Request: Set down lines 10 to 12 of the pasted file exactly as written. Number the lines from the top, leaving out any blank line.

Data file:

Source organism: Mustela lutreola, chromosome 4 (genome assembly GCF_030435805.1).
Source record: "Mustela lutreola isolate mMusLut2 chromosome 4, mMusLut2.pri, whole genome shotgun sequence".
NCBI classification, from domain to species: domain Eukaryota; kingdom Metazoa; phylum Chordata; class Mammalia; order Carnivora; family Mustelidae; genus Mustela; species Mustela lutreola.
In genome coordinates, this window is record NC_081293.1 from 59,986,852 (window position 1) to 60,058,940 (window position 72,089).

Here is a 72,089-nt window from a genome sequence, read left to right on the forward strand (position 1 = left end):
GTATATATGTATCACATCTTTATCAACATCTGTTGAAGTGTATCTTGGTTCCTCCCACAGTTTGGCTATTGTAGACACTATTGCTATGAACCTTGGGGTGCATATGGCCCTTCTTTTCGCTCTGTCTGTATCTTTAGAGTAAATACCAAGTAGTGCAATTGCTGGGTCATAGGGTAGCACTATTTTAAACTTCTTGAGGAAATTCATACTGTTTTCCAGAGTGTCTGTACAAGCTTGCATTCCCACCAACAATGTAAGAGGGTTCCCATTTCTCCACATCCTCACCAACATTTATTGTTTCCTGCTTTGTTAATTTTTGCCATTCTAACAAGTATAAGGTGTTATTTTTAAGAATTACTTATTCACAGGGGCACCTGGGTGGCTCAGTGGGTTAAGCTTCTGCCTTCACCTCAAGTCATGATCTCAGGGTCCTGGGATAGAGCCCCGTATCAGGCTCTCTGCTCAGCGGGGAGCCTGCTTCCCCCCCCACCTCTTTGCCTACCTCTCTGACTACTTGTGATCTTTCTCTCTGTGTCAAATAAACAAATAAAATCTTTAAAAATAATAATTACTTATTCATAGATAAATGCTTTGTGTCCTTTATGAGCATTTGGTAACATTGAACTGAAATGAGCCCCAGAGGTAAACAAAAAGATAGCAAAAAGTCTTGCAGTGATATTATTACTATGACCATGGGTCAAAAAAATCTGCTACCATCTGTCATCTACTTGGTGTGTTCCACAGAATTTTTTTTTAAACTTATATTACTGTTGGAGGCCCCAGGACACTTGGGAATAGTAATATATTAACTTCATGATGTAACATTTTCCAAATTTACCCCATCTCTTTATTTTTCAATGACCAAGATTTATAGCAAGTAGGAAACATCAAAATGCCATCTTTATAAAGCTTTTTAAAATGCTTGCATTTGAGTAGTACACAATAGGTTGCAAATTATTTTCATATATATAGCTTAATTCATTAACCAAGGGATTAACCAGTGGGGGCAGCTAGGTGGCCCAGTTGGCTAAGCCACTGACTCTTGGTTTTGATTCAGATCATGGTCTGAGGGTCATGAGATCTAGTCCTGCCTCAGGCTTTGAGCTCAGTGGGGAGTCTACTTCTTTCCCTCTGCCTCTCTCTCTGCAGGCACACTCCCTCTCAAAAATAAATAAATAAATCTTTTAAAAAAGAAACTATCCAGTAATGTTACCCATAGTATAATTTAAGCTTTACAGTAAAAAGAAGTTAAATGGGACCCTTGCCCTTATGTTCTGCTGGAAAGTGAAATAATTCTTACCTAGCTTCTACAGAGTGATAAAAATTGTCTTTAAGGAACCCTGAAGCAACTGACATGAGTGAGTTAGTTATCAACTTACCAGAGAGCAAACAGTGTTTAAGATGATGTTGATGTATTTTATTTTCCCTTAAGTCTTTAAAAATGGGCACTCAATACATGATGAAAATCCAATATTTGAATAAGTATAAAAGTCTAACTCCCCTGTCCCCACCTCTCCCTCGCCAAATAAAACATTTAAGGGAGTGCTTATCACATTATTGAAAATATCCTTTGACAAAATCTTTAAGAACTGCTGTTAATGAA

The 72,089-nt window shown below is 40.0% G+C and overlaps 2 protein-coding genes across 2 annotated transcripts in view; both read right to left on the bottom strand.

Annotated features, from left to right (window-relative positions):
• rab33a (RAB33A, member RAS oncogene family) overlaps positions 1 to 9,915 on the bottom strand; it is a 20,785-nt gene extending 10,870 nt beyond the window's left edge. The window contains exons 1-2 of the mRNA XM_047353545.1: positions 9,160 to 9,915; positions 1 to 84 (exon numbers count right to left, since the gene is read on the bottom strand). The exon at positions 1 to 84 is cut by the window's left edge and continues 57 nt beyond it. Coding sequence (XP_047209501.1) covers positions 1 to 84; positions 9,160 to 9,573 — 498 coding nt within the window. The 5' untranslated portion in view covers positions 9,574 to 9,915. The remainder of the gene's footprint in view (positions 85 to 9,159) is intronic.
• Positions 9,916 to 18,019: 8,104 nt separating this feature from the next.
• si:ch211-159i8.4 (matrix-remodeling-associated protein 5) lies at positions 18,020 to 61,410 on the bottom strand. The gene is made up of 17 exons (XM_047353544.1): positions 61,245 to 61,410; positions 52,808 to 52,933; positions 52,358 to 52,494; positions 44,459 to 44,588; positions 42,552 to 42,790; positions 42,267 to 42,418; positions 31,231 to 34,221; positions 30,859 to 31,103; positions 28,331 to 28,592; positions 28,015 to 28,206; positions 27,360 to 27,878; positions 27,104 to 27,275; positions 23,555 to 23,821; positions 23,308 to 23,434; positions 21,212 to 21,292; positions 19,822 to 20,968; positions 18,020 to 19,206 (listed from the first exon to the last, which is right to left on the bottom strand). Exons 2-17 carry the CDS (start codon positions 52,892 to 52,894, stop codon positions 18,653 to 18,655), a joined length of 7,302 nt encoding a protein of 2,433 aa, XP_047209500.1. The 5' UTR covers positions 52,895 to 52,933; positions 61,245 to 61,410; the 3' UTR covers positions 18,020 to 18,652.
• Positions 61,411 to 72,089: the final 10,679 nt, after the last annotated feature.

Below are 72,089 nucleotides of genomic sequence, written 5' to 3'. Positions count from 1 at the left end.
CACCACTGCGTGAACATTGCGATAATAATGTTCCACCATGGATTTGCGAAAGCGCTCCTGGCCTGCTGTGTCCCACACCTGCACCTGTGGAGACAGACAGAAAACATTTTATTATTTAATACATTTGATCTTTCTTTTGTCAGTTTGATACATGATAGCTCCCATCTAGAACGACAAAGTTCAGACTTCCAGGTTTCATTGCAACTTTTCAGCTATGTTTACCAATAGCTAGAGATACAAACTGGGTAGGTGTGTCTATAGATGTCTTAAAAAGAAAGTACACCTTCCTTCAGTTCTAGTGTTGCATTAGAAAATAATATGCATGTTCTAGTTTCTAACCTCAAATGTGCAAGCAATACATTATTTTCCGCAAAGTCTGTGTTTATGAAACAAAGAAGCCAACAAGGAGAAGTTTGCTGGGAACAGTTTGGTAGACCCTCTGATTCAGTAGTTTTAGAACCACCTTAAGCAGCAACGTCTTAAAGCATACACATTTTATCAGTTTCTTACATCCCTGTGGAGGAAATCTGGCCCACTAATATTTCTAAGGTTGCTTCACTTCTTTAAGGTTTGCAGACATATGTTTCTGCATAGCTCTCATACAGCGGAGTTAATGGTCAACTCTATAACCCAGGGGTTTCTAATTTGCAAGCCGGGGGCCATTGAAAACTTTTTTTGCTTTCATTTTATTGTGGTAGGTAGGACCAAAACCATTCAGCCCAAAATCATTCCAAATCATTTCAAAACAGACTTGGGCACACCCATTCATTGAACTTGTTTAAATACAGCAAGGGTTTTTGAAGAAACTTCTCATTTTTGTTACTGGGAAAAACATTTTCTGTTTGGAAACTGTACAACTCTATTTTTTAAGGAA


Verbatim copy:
• Positions 9,916 to 18,019: 8,104 nt separating this feature from the next.
• si:ch211-159i8.4 (matrix-remodeling-associated protein 5) lies at positions 18,020 to 61,410 on the bottom strand. The gene is made up of 17 exons (XM_047353544.1): positions 61,245 to 61,410; positions 52,808 to 52,933; positions 52,358 to 52,494; positions 44,459 to 44,588; positions 42,552 to 42,790; positions 42,267 to 42,418; positions 31,231 to 34,221; positions 30,859 to 31,103; positions 28,331 to 28,592; positions 28,015 to 28,206; positions 27,360 to 27,878; positions 27,104 to 27,275; positions 23,555 to 23,821; positions 23,308 to 23,434; positions 21,212 to 21,292; positions 19,822 to 20,968; positions 18,020 to 19,206 (listed from the first exon to the last, which is right to left on the bottom strand). Exons 2-17 carry the CDS (start codon positions 52,892 to 52,894, stop codon positions 18,653 to 18,655), a joined length of 7,302 nt encoding a protein of 2,433 aa, XP_047209500.1. The 5' UTR covers positions 52,895 to 52,933; positions 61,245 to 61,410; the 3' UTR covers positions 18,020 to 18,652.
• Positions 61,411 to 72,089: the final 10,679 nt, after the last annotated feature.